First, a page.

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Pittsburgh coach Jamie Dixon hopes the Panthers end a one-year Tourney drought.
In 2012, 30 of 68 teams in the NCAA Tournament field missed out a bid a season earlier.
The tally included eight from the six major conferences, including returns to prominence for Indiana and NC State. A quarter of the Sweet 16 -- the Hoosiers, Wolfpack, Baylor and Ohio -- was comprised of teams that a year earlier were either in consolation tournaments or missed the postseason altogether.
In 2012-13, Tournament droughts undoubtedly will end with a handful of teams capable of reaching the second weekend.
As Athlon begins to preview the upcoming season, we’ll take a look at some of the sleeper teams capable of emerging into Tournament contenders.
One key note: We are not including Arizona in this list of “sleeper” teams. Despite playing in the NIT last season, the Wildcats likely will begin the season among the top two in the Pac-12 and potential national top 10 thanks to a strong crop of newcomers. In short, Arizona is hardly a true “sleeper” team.
2012 SLEEPER TEAMS THAT COULD CRASH THE NCAA TOURNAMENT
2011-12 Postseason: None (18-14, 6-10 SEC)
The Razorbacks have missed the NCAA Tournament in each of the last four seasons, but the drought may come to an end as the program enters the second season under Mike Anderson. Despite being named a coaches’ second-team All-SEC selection, guard B.J. Young was one of the most overlooked players in the SEC. Young averaged 15.3 points and 2.3 assists as a freshman -- in a league full of impressive rookies. The key for the Hogs, however, will be the return of Marshawn Powell, who averaged 10.8 points and 4.5 rebounds in 2010-11. He played only two games last season before sustaining a torn ACL. He’ll add size and experience to a team thin on both.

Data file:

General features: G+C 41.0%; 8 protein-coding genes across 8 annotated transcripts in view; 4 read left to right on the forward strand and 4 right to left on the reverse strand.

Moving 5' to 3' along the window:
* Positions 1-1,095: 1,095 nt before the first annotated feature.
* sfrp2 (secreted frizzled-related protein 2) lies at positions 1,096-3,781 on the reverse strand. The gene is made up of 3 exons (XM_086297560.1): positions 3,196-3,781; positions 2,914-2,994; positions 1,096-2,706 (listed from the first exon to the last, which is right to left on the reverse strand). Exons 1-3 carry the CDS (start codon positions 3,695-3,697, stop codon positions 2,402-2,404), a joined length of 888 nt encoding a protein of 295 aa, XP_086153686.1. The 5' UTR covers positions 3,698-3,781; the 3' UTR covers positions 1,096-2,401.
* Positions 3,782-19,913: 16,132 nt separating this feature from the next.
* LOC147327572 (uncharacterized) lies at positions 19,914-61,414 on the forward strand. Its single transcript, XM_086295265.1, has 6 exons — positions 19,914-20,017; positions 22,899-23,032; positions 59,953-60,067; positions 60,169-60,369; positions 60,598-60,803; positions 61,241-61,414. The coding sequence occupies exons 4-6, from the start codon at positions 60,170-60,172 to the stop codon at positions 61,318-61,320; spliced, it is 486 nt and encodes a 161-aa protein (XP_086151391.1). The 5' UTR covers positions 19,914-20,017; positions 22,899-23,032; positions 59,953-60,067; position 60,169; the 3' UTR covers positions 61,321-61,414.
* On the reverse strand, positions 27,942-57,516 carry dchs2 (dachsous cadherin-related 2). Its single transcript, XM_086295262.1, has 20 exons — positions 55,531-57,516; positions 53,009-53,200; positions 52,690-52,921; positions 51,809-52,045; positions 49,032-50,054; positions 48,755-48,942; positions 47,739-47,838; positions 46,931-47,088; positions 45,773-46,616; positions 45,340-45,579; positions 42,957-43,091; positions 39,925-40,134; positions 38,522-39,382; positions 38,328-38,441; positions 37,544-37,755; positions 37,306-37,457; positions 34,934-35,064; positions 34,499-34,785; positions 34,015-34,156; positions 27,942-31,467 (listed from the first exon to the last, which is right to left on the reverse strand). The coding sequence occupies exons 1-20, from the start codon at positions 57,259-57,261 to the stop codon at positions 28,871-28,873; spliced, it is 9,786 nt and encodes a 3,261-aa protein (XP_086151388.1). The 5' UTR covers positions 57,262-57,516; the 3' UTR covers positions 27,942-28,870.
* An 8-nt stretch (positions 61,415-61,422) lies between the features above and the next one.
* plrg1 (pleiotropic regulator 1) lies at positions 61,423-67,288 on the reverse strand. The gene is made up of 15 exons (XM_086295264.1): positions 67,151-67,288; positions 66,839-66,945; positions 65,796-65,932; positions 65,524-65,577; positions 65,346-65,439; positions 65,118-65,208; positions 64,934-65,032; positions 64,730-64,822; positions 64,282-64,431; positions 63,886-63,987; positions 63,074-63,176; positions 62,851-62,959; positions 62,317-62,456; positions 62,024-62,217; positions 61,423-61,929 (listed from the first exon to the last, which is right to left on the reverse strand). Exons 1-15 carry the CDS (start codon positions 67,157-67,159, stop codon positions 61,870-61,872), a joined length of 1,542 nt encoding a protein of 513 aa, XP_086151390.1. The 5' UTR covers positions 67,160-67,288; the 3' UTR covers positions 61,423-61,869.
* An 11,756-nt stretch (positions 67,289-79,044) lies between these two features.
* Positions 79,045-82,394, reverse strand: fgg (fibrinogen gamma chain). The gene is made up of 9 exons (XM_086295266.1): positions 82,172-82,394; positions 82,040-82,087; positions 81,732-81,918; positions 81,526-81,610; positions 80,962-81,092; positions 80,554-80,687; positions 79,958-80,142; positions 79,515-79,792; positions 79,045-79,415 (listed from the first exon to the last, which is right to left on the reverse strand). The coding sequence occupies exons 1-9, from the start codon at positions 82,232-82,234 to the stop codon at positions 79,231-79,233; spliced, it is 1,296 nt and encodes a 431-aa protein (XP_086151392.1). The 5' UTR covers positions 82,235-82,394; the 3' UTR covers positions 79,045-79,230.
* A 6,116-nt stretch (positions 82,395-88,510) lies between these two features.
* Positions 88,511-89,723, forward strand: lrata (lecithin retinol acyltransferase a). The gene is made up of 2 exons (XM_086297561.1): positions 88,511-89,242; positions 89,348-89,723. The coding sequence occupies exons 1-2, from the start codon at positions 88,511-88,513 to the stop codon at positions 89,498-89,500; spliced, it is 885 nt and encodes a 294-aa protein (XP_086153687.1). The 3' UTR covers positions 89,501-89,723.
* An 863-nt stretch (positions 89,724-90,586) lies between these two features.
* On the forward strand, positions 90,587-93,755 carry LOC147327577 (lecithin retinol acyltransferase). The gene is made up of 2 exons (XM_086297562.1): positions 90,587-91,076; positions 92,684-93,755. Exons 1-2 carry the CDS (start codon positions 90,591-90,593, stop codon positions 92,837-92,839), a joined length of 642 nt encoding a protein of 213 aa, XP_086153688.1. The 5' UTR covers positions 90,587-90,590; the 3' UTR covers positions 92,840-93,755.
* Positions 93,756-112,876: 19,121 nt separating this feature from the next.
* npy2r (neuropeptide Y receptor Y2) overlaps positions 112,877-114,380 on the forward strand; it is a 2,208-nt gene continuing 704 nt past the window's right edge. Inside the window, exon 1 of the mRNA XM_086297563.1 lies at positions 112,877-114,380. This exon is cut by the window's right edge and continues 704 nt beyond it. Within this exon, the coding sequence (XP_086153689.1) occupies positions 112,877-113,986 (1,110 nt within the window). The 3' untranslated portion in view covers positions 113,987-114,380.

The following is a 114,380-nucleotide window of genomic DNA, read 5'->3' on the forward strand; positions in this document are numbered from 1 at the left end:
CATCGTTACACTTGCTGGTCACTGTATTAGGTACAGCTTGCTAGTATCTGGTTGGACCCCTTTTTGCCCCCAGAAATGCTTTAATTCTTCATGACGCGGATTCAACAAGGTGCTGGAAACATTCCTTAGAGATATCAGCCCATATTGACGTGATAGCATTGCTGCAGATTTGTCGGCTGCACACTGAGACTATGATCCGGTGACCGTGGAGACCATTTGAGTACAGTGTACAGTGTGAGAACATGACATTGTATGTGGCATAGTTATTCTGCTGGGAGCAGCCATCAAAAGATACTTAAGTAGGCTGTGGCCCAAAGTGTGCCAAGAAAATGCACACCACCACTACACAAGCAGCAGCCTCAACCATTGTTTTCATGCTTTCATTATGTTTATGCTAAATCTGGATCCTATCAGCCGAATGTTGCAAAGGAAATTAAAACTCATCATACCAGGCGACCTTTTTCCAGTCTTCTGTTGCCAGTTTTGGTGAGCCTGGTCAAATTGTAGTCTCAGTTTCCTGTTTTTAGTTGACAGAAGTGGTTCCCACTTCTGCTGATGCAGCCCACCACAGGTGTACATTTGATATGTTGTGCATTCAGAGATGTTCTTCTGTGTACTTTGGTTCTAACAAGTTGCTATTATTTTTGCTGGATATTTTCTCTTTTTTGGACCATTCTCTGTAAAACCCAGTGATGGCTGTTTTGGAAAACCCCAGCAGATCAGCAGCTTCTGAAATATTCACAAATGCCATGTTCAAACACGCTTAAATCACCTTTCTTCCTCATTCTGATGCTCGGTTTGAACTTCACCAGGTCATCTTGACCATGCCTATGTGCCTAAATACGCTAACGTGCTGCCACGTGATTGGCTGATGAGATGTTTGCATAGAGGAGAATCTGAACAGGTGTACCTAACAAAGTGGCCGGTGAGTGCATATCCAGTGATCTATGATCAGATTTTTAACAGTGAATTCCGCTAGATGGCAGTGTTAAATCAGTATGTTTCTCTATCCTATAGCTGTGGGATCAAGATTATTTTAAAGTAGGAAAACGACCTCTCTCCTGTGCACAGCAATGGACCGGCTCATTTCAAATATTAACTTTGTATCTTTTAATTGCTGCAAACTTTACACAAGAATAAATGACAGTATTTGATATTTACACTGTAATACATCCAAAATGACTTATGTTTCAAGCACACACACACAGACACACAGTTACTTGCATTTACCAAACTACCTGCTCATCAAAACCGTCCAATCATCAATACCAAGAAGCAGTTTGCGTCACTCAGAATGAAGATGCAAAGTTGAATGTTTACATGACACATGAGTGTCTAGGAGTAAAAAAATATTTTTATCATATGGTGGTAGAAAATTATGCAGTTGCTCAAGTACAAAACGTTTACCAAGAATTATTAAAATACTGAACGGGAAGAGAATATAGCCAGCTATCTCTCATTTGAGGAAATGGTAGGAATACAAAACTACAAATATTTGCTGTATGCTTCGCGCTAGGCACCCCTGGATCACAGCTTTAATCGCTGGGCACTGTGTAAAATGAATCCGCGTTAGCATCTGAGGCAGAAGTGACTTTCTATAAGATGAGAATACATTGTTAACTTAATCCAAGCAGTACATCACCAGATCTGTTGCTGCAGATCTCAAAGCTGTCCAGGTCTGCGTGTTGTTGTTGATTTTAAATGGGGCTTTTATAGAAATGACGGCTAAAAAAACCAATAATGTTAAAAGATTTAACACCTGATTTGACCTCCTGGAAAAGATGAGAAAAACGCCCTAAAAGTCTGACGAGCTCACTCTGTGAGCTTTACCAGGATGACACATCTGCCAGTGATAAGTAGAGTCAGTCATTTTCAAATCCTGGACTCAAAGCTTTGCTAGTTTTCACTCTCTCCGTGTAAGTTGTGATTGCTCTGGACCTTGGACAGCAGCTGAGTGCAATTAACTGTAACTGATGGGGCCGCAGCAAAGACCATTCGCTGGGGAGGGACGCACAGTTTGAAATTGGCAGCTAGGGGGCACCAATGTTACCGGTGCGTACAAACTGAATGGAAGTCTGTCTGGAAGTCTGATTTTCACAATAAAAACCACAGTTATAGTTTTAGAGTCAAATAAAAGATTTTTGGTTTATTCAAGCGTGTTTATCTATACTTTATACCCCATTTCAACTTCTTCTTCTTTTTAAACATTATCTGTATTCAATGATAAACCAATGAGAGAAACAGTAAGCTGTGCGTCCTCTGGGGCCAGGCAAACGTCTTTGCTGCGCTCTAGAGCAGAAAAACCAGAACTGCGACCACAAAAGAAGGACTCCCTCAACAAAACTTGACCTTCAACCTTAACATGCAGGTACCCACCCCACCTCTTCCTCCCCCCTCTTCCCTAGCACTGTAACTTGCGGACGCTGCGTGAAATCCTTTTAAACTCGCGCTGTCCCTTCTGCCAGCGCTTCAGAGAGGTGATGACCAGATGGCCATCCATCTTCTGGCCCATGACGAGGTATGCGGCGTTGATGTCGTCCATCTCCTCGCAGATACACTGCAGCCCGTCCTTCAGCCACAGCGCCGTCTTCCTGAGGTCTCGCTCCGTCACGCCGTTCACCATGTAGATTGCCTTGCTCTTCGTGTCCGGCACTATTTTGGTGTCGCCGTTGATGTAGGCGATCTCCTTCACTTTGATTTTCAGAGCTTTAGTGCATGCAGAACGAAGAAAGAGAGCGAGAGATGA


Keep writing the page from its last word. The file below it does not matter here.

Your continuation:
Related: SEC coach rankings
2011-12 Postseason: NIT second round (18-17, 8-10 Big Ten)
Last season had a handful of high points for Iowa: Rare wins in the Big Ten Tournament (over Illinois) and the NIT (over Dayton), but the signature moments were during the Big Ten season. The Hawkeyes swept the season series with Wisconsin and defeated NCAA participants Indiana and Michigan. Leading scorer Matt Gatens is gone for the Hawkeyes, but Iowa’s next five leading scorers were freshmen and sophomores last season. The Big Ten will be competitive, but the Hawkeyes should threaten to reach their first NCAA Tournament since 2006.
Related: Midwest Region questions: Are Minnesota, Iowa on the rebound?
2011-12 Postseason: College Basketball Invitational first round (18-14, 12-6 Colonial)
The last coach to take the Blue Hens to the NCAA Tournament was Mike Brey in 1998 and ’99. In 2011-12, coach Monte Ross led Delaware to its first winning record in a decade. The departure of VCU to the Atlantic 10 and roster turnover at George Mason and Old Dominion may open the door for Delaware to end its Tournament drought, but the CAA likely will be a one-bid league for the fourth time in five seasons. Junior Devon Saddler (18.8 ppg) and senior Jamelle Hagins (12.4 ppg, 11.1 rpg) are back on a team that returns its top five scorers.
2011-12 Postseason: NIT first round (21-14, 9-7 Conference USA)
Marshall received a major boost when Dennis Tinnon (10.2 ppg, 10 rpg) received an extra year of eligibility. He’ll team with DeAndre Kane (16.5 ppg, 3.5 apg, 1.4 spg) for one of the top duos in the league. One of the key questions will be how the Thundering Herd replaces senior point guard Damier Pitts. Marshall also will need to prove itself against C-USA favorite Memphis. The Tigers swept the regular season series and defeated the Thundering Herd 83-57 in the conference tournament final.
2011-12 Postseason: NIT semifinals (25-12, 9-7 Atlantic 10)
The Atlantic 10 is undergoing a changing of the guard of sorts. Butler and VCU are in, and Temple and Xavier are in stages of starting over. UMass could be poised to pounce. Thanks to the arrival of 5-9 point guard Chaz Williams from Hofstra, UMass had its first winning season under Derek Kellogg. The Minutemen’s core players were sophomores and juniors last season, including forward Sampson Carter, who averaged 8.6 points and and 3.9 rebounds in an injury-shortened season.